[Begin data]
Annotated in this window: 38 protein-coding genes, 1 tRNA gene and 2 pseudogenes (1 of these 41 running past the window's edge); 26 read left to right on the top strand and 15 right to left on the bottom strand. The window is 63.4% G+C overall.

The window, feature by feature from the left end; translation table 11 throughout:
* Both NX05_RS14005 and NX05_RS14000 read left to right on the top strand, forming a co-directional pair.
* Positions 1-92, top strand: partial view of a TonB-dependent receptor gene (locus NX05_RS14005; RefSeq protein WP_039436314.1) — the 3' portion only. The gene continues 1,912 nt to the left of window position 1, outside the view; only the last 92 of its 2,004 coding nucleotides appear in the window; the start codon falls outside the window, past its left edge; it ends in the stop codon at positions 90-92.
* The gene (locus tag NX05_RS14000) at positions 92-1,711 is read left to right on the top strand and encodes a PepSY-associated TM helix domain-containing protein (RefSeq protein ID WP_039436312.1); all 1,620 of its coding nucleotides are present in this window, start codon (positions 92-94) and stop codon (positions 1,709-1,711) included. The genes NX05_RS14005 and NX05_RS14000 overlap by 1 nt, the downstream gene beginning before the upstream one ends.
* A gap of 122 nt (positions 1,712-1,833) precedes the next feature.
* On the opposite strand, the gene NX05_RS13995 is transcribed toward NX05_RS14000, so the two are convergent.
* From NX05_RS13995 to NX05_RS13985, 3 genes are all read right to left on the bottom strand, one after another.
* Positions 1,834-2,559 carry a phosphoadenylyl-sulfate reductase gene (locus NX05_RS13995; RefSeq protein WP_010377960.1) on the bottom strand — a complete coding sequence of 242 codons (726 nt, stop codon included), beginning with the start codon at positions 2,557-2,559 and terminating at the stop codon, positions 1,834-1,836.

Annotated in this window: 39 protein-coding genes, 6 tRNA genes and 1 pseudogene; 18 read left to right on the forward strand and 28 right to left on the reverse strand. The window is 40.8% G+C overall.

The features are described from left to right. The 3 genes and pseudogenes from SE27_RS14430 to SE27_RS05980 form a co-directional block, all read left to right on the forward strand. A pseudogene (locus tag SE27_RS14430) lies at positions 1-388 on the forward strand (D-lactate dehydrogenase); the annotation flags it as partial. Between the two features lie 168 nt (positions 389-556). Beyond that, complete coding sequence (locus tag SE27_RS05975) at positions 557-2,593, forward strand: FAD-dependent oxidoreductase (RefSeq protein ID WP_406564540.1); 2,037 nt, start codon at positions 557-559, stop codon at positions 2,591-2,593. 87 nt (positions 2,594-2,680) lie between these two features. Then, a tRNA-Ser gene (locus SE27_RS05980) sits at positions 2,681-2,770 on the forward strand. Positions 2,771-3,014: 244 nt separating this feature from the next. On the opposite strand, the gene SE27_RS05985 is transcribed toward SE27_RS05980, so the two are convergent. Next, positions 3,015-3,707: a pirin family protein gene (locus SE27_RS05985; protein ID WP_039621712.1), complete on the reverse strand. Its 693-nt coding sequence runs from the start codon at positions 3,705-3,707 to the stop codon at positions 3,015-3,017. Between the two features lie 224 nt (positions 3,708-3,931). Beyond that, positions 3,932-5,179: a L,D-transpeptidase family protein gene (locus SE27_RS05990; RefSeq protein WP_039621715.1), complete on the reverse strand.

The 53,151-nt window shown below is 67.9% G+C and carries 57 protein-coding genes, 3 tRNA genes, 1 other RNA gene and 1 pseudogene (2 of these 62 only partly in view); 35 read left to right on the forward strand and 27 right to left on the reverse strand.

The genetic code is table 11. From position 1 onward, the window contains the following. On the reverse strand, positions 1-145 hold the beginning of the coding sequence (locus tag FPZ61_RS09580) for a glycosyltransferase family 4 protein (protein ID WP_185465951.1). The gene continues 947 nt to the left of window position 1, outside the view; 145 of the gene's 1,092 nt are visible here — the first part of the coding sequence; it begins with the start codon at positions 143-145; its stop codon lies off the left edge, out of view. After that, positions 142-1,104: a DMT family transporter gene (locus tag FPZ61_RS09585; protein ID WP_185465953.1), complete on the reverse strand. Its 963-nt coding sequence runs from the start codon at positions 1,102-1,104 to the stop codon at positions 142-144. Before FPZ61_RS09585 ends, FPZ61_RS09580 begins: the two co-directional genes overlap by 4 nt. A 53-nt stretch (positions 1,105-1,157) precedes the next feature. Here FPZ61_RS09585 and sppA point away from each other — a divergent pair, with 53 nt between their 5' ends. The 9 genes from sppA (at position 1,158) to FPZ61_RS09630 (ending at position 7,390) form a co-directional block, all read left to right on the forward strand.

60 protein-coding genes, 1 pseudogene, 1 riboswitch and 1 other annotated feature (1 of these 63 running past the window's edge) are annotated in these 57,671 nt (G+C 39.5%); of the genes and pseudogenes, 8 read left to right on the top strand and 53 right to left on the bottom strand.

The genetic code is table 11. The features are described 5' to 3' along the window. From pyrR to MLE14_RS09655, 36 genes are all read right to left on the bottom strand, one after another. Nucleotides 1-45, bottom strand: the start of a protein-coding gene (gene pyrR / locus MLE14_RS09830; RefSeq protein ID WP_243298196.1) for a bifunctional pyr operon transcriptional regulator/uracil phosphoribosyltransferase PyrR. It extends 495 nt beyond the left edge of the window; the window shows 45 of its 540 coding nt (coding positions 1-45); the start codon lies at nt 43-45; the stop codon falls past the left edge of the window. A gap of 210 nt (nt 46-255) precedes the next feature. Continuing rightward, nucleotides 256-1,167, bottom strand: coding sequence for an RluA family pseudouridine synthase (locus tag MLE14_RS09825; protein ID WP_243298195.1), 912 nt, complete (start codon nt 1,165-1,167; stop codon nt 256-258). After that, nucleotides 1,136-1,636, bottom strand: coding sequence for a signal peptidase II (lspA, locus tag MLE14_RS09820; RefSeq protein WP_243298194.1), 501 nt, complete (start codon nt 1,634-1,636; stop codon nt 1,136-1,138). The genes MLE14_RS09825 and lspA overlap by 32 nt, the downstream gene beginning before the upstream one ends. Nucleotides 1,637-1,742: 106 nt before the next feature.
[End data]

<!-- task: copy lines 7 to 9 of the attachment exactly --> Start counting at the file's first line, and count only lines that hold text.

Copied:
* On the opposite strand, the gene NX05_RS13995 is transcribed toward NX05_RS14000, so the two are convergent.
* From NX05_RS13995 to NX05_RS13985, 3 genes are all read right to left on the bottom strand, one after another.
* Positions 1,834-2,559 carry a phosphoadenylyl-sulfate reductase gene (locus NX05_RS13995; RefSeq protein WP_010377960.1) on the bottom strand — a complete coding sequence of 242 codons (726 nt, stop codon included), beginning with the start codon at positions 2,557-2,559 and terminating at the stop codon, positions 1,834-1,836.